Buy from Amazon Kindle
Buy from Amazon
Buy from Audible.com
Buy from Bookshop
The Calculating Stars: A Lady Astronaut Novel

The Calculating Stars: A Lady Astronaut Novel

This sci-fi series opener, loosely inspired by Hidden Figures, has a fabulous premise: what if an asteroid slams into the earth, eventually leading to the founding of a colony on Mars? In this alternate history of the 1950s, the world may soon become uninhabitable, and so a group of female scientists led by WASP pilot and mathematician Elma York race against time to find a way for earth's residents to survive the cataclysmic fallout from the blast. There is A LOT of science in this book, but Kowal keeps it easy to read and emotionally relatable. The series currently stands at three books, with a fourth planned for a 2022 release. More info →
Buy from Amazon Kindle
Buy from Amazon
Buy from Audible.com
Buy from Bookshop

What have YOU been reading lately? Tell us about your recent reads—or share the link to a blog or instagram post about them—in comments. 

P.S. 10 excellent fall nonfiction reads, and 15 absorbing nonfiction books to inspire your inner scientist.

more posts you might enjoy

63 comments | Comment

63 comments

Leave A Comment
  1. Alison says:

    Thanks for the tips on those books! They look interesting, Anne!

    Some I’ve read recently and enjoyed:
    The Pelican Brief (Grisham)
    The Witch at Blackbird Pond (Speare)
    A Midnight Summer’s Dream (Shakespeare)
    The Legend of Sleepy Hollow (Irving)
    Understood Betsy (Fisher)
    The Great Adventures of Sherlock Holmes (Doyle)
    Anne of Green Gables (Montgomery)
    The Call (Guinness)

    Heavy on “Children’s Literature” which seems to be my current phase in comforting pandemic reading. 😊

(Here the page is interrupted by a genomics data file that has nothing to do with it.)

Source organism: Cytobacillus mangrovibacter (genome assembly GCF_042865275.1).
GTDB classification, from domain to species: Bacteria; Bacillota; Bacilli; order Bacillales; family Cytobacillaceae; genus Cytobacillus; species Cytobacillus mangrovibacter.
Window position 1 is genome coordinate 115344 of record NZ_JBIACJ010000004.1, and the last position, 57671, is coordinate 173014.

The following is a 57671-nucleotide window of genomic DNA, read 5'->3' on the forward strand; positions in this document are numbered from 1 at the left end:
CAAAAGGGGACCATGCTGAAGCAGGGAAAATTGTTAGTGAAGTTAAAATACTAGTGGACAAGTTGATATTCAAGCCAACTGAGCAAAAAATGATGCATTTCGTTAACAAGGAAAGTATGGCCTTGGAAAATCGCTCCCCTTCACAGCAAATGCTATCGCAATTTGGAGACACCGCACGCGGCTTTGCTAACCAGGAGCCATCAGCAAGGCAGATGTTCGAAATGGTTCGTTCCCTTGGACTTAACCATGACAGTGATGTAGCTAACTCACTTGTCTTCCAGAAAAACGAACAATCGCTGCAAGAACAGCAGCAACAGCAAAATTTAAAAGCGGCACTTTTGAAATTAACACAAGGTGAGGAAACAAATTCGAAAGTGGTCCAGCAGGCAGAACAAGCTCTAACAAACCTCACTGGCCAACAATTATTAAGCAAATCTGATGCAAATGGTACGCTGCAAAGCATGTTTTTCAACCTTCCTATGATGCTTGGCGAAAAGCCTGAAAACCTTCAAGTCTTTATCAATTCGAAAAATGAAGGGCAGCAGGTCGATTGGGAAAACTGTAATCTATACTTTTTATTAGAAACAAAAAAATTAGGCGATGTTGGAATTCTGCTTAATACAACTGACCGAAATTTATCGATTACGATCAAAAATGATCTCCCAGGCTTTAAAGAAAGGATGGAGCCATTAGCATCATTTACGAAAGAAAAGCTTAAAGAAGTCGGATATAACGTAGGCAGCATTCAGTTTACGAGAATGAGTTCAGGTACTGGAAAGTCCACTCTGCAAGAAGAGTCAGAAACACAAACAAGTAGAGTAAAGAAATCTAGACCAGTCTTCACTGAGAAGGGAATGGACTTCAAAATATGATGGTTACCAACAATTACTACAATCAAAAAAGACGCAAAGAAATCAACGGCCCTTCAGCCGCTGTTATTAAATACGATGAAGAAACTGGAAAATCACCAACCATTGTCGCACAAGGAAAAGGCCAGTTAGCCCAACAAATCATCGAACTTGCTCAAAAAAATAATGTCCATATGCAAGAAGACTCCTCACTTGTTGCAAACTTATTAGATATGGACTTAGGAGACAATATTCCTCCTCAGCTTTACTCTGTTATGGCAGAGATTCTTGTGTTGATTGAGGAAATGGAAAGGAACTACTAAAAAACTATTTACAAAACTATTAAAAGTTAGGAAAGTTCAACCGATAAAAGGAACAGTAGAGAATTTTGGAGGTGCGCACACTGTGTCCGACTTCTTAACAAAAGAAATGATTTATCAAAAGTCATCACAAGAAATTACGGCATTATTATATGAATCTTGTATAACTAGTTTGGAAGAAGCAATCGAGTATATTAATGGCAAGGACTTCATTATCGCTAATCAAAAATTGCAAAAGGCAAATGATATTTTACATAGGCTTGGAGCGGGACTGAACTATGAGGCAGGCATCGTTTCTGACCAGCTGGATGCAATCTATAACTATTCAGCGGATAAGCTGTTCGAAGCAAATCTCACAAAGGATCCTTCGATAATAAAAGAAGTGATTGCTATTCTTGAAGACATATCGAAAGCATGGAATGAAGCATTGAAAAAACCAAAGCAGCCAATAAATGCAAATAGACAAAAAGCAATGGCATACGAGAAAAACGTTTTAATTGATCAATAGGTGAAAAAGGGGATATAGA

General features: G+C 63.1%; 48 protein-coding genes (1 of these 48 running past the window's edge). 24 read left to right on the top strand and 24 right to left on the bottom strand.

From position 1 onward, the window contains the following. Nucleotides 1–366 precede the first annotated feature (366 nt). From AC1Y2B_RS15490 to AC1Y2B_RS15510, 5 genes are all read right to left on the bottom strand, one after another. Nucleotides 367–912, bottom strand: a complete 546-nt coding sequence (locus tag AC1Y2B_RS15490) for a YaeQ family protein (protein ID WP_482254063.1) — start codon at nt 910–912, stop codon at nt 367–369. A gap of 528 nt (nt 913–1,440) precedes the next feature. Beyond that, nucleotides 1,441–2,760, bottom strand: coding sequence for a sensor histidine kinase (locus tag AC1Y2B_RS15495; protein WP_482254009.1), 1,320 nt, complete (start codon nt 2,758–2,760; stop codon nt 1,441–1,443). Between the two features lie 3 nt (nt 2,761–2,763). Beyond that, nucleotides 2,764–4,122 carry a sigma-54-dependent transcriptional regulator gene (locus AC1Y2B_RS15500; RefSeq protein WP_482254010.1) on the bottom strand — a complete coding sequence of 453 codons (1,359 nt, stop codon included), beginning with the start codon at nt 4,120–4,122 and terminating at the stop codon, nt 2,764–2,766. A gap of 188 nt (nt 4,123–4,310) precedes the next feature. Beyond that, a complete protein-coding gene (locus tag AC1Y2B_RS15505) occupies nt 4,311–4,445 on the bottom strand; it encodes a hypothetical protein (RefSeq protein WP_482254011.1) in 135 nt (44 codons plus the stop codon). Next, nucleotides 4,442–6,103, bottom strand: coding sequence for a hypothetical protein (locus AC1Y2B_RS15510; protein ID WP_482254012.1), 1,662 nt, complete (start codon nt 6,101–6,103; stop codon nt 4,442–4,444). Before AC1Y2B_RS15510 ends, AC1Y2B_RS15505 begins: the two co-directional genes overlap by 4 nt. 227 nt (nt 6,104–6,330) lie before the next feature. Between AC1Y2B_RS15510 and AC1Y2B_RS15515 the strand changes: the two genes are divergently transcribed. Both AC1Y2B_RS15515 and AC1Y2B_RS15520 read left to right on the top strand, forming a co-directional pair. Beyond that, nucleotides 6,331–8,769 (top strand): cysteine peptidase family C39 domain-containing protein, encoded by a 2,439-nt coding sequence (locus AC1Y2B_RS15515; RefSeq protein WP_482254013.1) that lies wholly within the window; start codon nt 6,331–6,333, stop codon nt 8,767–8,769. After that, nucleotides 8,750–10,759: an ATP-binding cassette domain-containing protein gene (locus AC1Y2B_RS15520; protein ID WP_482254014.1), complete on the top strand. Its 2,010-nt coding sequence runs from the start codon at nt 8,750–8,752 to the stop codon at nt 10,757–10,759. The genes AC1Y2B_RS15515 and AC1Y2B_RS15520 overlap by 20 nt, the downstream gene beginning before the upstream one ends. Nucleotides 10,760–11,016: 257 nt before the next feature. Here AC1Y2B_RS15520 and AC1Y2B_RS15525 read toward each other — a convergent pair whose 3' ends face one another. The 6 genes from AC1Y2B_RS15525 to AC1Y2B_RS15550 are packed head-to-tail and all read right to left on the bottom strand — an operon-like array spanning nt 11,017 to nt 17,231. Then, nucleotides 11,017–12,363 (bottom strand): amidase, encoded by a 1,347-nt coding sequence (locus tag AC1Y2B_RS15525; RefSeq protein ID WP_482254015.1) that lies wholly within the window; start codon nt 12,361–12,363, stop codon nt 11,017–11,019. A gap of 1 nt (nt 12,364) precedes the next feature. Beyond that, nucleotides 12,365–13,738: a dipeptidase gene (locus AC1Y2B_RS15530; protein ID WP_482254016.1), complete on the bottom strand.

2. That Wintering book sounds fascinating, albeit pretty intellectual…I’m not sure my brain can handle intellectual right now! I seem to be able to handle much less than usual in my reading life lately, lol—I’m sure other people can relate. We’re actually moving across our state at the end of this month too, so I’ve been to busy to read as much as usual! Here are the titles I did manage to plug my way through since October:

    https://www.toloveandtolearn.com/2020/11/13/loving-and-learning-lately-30/

  3. Wendy Posten says:

    I’m currently reading “Excellent Daughters: The Secret Lives of Young Women Who Are Transforming the Arab World” by Katherine Zoepf and it’s filling that space for feminism and hope that I need right now.

  4. Bethany Brehm says:

    I’m in the middle of Once Upon a River by Diane Setterfield, and it is the exact thing I need right now! Atmospheric, mysterious, and just a tiny toe dipped into fairy tale-feel. I’m loving it. Perfect cozy winter escape read!

  5. Amapola says:

    This last month was full of great reads from some of my favorite authors:
    The Searcher, by Tana French, I enjoyed her approach to this story, she’s just a great writer.
    Hamnet, by Maggie O’Farrell has become my favorite book of the year. The prose and language of grief was powerful without turning hopeless.
    All the Devils Are Here by Louise Penny, always good to reconnect with some of my favorite characters in fiction.
    Transcendent Kingdom by Yaa Gyasi, the kind of book I wish I could have discussed with other friends.
    The Good House by Ann Leary in audio was a great story.
    Maisie Dobbs’ series by Jacqueline Winspear, I decided to pick up where I have left this series some years ago and it did not disappoint.

  6. Jodi Frederick says:

    I just finished 2 books by A.A. Milne (yes that A.A. Milne)
    Once a Week – colllection of short stories, some connected
    The Red House Mystery – very fun murder mystery, think Dorothy Sayers
    Not That it Matters – I just started this collection of essays last night. There is one that made me think of you, Anne. It’s about bookshelves. Very funny!
    All written in the early 1900s.

  7. Gloria Anderson says:

    Just finished reading “The President’s Hat” by Antoine Laurain. A book club member put it into the mix of our books. I loved it. Short, sweet and a great blend of characters who come together over a hat! Not just any hat but one of a famous French president. Won’t spoil it for you. Enjoy!

  8. Terri Grady says:

    Well, I’ve added to my library ‘wishlist’ again! I requested they buy Light & Shadow, though that may not happen before Advent begins. I’ve been reading Broken Harbor by Tana French. I’m not sure how I feel about this murder mystery, but I need to finish it to see how it ends!